John Mix

Ernie Hayden


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2002-2003 THEME

Vol. 15, No. 42, April 14, 2003


John Dienhart
John Dienhart

Decision Making – Ethics Within Business

The BBRC’s annual ethics symposium was conducted by Dr. John Dienhart, the Frank Shrontz Chair for Business Ethics at Seattle University. He also carries the title of Director of the Northwest Ethics Network of the Albers School of Business at SU. Dienhart earned his PhD from the University of Illinois and has been teaching business ethics for over 20 years. The purpose of the Friday exercise was to provide an interactive ethics case before the Club and allow time for each table to discuss the various outcomes.

Dienhart first set the stage by defining business ethics. He asked if it was an oxymoron. He maintained that it should be an effort to understand how business can serve all its stakeholders or constituencies in a multi-sectoral way.

Another oxymoron would be “deafening silence,” or “airline food,” or perhaps “unethical business.” In order for ethical business practices to flourish, “you need transparency in business. Corporate failures mean unethical business to the general public. New legislation is being passed now to set further parameters in which business must operate.” MORE

Brown to Close Down Albert Ltd.

An icon on the Bellevue retail scene, Albert Ltd. will close its doors late this spring, as Dick Brown has announced a final sale. The firm, established first in downtown Seattle 63 years ago, moved to Bellevue in 1981. Dick and Judy Brown have owned the company since 1977. Dick said that “the cost of continuing to maintain quality of service has become prohibitively expensive.” In an accompanying article in the King County Journal, Brown blamed a combination of the extended poor economy, as well as the trend toward casual wear.

Dick was always heard to say, “If I can’t keep up the quality of service and merchandise, I can’t do the kind of job I’ve done all my work life.” MORE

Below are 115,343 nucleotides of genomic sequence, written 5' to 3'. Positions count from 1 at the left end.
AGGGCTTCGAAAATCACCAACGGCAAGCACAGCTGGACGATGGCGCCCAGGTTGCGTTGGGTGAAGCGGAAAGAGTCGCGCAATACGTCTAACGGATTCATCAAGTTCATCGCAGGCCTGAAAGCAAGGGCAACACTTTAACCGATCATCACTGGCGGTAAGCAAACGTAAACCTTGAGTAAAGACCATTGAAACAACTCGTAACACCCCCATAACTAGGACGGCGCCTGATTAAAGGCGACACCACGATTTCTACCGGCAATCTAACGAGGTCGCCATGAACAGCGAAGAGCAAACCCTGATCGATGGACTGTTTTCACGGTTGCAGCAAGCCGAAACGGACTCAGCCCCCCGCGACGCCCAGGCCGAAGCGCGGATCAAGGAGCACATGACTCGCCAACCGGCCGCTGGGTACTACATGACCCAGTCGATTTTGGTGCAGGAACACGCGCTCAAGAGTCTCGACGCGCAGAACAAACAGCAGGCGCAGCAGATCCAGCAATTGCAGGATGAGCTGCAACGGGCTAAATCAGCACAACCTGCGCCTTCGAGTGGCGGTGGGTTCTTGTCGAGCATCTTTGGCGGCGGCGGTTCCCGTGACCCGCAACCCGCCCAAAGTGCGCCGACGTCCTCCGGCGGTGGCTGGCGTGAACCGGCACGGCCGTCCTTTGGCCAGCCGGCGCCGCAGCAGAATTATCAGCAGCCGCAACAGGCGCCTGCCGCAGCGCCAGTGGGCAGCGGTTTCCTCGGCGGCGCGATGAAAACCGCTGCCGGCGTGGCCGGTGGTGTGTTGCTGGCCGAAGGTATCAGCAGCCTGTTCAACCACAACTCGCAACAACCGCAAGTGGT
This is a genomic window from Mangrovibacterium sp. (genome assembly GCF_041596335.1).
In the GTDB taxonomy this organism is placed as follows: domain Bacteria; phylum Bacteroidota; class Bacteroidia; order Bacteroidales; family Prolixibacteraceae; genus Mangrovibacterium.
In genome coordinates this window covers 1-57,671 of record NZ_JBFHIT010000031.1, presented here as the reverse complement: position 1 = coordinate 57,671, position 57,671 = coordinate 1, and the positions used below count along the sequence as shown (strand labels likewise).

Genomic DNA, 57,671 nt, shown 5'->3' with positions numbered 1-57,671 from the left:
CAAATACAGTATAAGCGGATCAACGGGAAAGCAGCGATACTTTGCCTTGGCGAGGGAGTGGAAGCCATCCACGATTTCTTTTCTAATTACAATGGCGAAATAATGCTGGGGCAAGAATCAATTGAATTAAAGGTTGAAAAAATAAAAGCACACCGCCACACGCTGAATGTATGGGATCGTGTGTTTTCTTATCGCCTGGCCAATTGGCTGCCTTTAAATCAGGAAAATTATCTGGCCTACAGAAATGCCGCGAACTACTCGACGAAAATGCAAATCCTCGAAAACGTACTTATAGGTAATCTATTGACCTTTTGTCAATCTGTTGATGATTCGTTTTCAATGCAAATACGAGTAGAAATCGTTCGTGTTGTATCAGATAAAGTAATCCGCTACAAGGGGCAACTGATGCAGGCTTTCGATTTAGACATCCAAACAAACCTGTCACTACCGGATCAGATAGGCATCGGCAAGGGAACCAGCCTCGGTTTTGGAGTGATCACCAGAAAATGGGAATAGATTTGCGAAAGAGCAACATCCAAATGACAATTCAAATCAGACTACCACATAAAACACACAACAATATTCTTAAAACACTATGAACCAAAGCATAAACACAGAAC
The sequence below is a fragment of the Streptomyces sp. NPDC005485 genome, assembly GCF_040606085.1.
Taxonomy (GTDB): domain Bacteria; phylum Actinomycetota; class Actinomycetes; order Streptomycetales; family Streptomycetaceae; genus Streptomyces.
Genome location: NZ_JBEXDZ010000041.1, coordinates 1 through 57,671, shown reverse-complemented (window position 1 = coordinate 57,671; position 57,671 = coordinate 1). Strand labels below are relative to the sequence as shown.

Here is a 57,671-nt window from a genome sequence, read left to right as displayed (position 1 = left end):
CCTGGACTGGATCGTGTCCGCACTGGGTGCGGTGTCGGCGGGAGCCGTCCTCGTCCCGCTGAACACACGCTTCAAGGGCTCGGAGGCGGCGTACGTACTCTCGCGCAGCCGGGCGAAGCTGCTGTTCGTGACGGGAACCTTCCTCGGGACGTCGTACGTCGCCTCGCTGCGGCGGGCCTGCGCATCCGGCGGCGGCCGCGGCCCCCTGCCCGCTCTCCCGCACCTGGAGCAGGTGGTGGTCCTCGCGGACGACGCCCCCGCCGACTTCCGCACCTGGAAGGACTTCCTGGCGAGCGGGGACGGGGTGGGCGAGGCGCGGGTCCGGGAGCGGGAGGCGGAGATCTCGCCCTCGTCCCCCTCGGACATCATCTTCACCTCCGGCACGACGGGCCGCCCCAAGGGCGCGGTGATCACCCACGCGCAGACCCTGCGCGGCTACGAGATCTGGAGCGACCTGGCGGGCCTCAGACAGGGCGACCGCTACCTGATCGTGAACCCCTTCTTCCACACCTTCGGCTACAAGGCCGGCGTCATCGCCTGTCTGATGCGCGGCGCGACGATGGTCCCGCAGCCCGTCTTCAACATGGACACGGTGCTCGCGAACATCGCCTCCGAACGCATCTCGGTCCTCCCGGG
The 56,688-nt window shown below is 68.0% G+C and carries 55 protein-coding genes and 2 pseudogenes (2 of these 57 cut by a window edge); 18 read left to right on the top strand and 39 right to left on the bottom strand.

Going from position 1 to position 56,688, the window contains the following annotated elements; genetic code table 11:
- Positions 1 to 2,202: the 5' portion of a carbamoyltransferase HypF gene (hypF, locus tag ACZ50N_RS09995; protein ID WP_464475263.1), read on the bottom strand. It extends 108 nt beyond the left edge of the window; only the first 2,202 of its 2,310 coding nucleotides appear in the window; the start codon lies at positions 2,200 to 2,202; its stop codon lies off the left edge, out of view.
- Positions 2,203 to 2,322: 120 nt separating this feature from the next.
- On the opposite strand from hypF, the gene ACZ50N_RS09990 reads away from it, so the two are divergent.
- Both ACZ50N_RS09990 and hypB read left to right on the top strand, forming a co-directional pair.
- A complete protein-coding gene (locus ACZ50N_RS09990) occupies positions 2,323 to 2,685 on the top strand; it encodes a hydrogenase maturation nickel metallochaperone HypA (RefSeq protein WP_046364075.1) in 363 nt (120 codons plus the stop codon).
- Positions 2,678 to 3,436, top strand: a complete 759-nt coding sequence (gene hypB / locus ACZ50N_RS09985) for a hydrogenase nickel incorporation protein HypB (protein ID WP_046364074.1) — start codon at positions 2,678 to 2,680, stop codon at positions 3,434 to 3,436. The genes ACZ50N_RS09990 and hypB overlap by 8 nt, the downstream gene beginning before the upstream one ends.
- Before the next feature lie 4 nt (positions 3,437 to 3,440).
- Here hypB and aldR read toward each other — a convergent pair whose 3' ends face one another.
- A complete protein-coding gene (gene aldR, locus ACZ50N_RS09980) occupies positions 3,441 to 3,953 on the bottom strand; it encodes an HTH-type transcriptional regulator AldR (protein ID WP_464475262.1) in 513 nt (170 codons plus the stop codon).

Eyeglasses Wrapped in a $5.00

The Bellevue Breakfast Rotary Club has responded once again to the call for support of a worthwhile International project. Dr. Rick McManus, who stepped in to chair this month-long drive, reported that the total collected on behalf of the “Eyeglasses Wrapped in a $5.00” project is $375! “This club is truly amazing,” said Dr. McManus. “We still have one more week to go. This is a call to any members who have used eyeglasses gathering dust to wrap them in a $5.00 and bring them this Friday morning, April 18. This is the final Friday for this project, with the results being made known at the District Conference the following week. I am pleased that we have shattered PDG Duane Ruud's goal of $100-200 per club. Thanks to all the members who’ve participated so far. It’s been a great project!”

Bring your donations this Friday morning. Rick also has a box of used glasses that he can connect with your $5.00 bills!

Biking to Victoria

Ray Brook, the venerable bicycler, having just returned from a two-wheel trip through the Baja, invited Rotarians to take a Bicycle ride to Victoria for the District Conference. The flotilla plans to leave at 8:00 a.m. on Thursday, April 24, cross the Sound to Bainbridge, and then cycle to Port Angeles. It’s a 70-mile ride. After an overnight at Port Angeles, the group will take a ferry to Victoria. Contact Ray through the Mercer Island Club.

Thought for the Week

May the luck of the Irish be with you.


Look into the crystal ball with Puget Sound Energy CEO Steve Reynolds, as he presents “The Energy Industry,” A timely topic, as energy companies continue to struggle with costs and PSE got the go-ahead to raise natural gas prices by 18% this month. Reynolds will explain what the future holds for PSE and the impact this may have on electric and natural gas customers. Breakfast at 7:00, meeting at 7:30 and program at 8:00 a.m. at Glendale Country Club. Bring a guest or a potential member!

Fourth Quarter billing went to the Post Office early last week. Look for it!

With many of our members traveling (Moloney’s in Prague, and Martinka was there last year), it reminds me of an item about the signs you see in foreign stops. They all try their best at English, but it often comes out as “Gringlish.” Try these on for size:

In a Korean cloakroom, “Please Hang Yourself Here.”

In a Kowloon hotel, “Is forbidden to steal towels. Please, if not person to do such is please not to read notice.”

In a Turkish restaurant, “Eat middle Eastern foods in a European ambulance.”

In a Hungarian zoo, “Please do not feed the animals. If you have suitable food, give to the guard on duty.”

And now, the Club Administrator’s thought for the weak:

Funny, I don't remember being … absent minded.

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